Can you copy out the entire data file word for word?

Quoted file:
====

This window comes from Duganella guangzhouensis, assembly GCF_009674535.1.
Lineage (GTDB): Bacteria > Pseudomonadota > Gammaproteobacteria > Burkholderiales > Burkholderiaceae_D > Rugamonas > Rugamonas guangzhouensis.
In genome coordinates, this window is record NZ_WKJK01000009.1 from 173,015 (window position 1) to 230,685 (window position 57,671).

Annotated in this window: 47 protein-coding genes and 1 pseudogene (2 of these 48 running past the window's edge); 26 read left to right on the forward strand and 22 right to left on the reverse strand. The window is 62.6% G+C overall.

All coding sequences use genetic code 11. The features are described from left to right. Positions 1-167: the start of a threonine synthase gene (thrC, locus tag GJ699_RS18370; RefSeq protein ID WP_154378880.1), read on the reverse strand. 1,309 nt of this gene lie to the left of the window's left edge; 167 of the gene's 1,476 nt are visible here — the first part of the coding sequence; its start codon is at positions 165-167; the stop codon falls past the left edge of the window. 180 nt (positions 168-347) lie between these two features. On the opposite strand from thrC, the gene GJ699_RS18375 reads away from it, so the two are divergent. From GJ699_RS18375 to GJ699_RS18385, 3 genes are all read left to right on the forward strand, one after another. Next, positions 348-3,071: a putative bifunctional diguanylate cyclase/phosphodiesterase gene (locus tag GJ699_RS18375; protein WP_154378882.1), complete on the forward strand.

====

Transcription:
This window comes from Duganella guangzhouensis, assembly GCF_009674535.1.
Lineage (GTDB): Bacteria > Pseudomonadota > Gammaproteobacteria > Burkholderiales > Burkholderiaceae_D > Rugamonas > Rugamonas guangzhouensis.
In genome coordinates, this window is record NZ_WKJK01000009.1 from 173,015 (window position 1) to 230,685 (window position 57,671).

Annotated in this window: 47 protein-coding genes and 1 pseudogene (2 of these 48 running past the window's edge); 26 read left to right on the forward strand and 22 right to left on the reverse strand. The window is 62.6% G+C overall.

All coding sequences use genetic code 11. The features are described from left to right. Positions 1-167: the start of a threonine synthase gene (thrC, locus tag GJ699_RS18370; RefSeq protein ID WP_154378880.1), read on the reverse strand. 1,309 nt of this gene lie to the left of the window's left edge; 167 of the gene's 1,476 nt are visible here — the first part of the coding sequence; its start codon is at positions 165-167; the stop codon falls past the left edge of the window. 180 nt (positions 168-347) lie between these two features. On the opposite strand from thrC, the gene GJ699_RS18375 reads away from it, so the two are divergent. From GJ699_RS18375 to GJ699_RS18385, 3 genes are all read left to right on the forward strand, one after another. Next, positions 348-3,071: a putative bifunctional diguanylate cyclase/phosphodiesterase gene (locus tag GJ699_RS18375; protein WP_154378882.1), complete on the forward strand.